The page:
Earlier this month, nearly 50,000 people from civil society organizations, governments, and corporations convened in Paris for the Generation Equality Forum to define and announce bold commitments to advance gender equality and women’s empowerment across the globe. This mostly virtual forum culminated in the launch of a global 5-year action journey to accelerate gender equality by 2026 backed, for the first time ever, by significant financial resources. Forty billion dollars in new funding were committed over five years -- $23 billion by the public sector, $13 billion by the private sector, $4 billion by philanthropic organizations and $1.3 billion by UN entities. Now begins the hard work of spending these resources wisely and the even harder work of tracking expenditures and measuring their impact on the lives of women and girls everywhere.
CGD Policy Blogs
Gender equality has been touted as a political priority by the Biden administration, as demonstrated through the establishment of the White House Gender Policy Council, as well as its commitment to unveiling a whole-of-government strategy to advance gender equity and equality later this year. Here we make the case for why US immigration policy needs a gender-intentional approach, and how the administration should apply this approach towards policy in Guatemala, El Salvador, and Honduras.
Through CGD’s COVID-19 Gender and Development Initiative, the Social Protection Approaches to COVID-19: Expert Advice Helpline (SPACE) and ODI’s research project on social protection response to Covid-19 and beyond, we have each explored the ways in which the crisis has magnified various forms of gender inequality, how social protection efforts aim to address these inequalities, (or in some cases may risk exacerbating them), and propose recommendations to ensure an inclusive recovery, including by harnessing gender-informed social protection.
Today, Melinda French Gates announced that the Bill & Melinda Gates Foundation will make a five year $650 million commitment to furthering economic empowerment for women around the globe - and that the commitment will focus in three areas: cash, care, and data. Sound familiar? That’s because this is the three pronged plan that CGD researchers with our COVID-19 Gender & Development Initiative proposed for how global decision makers can help ensure an inclusive recovery -- one that equitably benefits women and girls.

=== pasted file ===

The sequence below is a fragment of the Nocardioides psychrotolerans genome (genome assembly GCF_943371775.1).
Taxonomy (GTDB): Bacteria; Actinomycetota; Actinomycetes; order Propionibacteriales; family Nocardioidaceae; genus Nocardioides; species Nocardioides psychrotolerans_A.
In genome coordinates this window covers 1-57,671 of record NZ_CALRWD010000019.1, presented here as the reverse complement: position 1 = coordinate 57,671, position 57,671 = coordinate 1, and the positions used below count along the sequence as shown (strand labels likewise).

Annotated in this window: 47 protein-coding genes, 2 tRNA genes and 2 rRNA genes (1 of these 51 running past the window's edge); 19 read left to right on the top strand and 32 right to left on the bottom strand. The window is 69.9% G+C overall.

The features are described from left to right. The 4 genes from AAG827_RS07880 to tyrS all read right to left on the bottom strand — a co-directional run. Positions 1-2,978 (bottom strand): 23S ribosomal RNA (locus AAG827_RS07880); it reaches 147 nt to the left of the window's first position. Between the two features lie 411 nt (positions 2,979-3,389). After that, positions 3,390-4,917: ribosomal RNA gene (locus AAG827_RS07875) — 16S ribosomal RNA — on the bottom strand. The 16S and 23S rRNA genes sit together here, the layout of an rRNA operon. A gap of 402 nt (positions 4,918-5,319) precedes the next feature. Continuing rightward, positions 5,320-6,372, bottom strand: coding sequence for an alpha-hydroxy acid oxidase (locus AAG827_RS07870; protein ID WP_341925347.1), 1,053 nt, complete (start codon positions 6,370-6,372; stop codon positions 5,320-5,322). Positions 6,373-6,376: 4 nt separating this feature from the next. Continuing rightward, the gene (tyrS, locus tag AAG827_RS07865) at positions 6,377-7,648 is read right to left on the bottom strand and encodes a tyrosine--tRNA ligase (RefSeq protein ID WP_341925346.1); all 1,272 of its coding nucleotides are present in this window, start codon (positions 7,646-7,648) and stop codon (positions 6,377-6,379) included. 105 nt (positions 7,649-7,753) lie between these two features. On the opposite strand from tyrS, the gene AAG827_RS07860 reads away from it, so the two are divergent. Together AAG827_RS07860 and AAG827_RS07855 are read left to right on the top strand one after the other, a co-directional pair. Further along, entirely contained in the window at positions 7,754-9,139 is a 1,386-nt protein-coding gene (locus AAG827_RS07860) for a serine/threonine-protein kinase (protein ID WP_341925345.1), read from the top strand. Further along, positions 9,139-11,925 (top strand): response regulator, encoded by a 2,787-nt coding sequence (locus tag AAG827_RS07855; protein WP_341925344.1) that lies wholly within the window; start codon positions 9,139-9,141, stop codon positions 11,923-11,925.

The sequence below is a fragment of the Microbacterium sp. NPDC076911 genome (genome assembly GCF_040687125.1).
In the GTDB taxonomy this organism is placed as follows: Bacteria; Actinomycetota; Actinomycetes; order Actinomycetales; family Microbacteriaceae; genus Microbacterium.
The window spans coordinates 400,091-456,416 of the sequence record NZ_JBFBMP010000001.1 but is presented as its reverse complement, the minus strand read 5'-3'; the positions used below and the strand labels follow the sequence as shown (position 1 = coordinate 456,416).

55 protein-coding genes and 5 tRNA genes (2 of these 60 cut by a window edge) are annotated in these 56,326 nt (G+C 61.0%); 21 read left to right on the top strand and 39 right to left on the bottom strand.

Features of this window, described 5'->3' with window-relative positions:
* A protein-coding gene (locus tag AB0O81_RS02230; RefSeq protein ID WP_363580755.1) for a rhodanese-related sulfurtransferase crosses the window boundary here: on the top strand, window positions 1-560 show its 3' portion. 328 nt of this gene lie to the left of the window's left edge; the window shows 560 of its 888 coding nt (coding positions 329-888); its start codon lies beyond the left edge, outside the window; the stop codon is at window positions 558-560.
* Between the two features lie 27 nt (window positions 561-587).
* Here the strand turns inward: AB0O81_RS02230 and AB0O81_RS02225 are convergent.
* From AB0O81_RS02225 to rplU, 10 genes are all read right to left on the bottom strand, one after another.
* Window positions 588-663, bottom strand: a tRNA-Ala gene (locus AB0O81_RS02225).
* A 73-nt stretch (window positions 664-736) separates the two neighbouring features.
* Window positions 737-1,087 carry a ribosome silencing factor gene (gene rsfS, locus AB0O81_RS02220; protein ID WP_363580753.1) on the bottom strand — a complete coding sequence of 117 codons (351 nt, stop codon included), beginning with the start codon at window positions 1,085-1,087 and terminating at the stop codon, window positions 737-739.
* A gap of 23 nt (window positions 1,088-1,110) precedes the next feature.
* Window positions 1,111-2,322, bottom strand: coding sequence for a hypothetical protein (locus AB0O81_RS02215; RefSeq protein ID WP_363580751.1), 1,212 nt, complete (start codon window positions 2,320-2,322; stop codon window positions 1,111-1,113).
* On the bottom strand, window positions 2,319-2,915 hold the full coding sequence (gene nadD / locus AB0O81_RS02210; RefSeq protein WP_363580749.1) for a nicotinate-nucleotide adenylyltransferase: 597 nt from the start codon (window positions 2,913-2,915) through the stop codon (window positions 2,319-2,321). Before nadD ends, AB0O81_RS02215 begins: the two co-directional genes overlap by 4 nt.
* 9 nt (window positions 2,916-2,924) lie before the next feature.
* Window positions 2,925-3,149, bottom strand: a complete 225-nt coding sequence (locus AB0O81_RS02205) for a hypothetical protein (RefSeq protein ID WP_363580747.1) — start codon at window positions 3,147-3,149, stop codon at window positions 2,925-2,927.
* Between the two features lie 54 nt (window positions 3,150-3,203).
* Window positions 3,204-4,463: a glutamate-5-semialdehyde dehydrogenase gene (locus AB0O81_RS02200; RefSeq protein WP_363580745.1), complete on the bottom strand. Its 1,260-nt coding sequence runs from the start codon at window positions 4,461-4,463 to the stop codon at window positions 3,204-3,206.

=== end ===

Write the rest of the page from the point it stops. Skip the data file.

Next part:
This coming week at the Generation Equality Forum in Paris, governments and partners across sectors will come together to make concrete commitments to move the needle on gender equity and inclusion. The timing cannot be more vital, especially as the pandemic has unveiled the many systemic inequalities and services that are failing to meet women’s needs, hindering our collective ability to build back better and renew our societies.
Women’s profits grew over time while a rise in women’s agency was short-lived, according to new analysis.
How to Promote Young Women’s Resilience in the Face of COVID-19 Induced Economic Shocks: Lessons from Urban Mozambique
Good stories amid the devastation brought about by the COVID-19 pandemic are both rare and important to document. So when I heard from colleagues at Technoserve in Mozambique about a success story involving young urban women neither at school nor in the workforce, and therefore highly vulnerable to the negative effects of the pandemic, I wanted to learn more to help inform CGD’s ongoing COVID-19 Gender and Development Initiative.
Lots of children in low- and middle-income countries do not receive the nutrition or stimulation in early childhood that will help them thrive later in life. In recent years, many countries (along with their international partners) have increased investments in programs seeking to meet that need: parent training classes, increased access to daycare and preschool programs, nutrition supplementation, cash support, and more.
The Generation Equality Action Coalitions’ Blueprints identify intersectionality as a core principle, alongside feminist leadership and transformation. But translating this principle into action will require that intersectionality is fully integrated within the advancement of each theme as well as in the definition of the Generation Equality Forum outcomes.
How Can We Hold Commitment Makers Accountable? Reflections Ahead of the Paris Generation Equality Forum
As the Paris convening of the Generation Equality Forum draws near, I revisit the key takeaways of that note and draw out implications for the Forum’s commitment makers, both in the immediate term and in the long run. I propose that a robust accountability mechanism for global gender equality should include the following.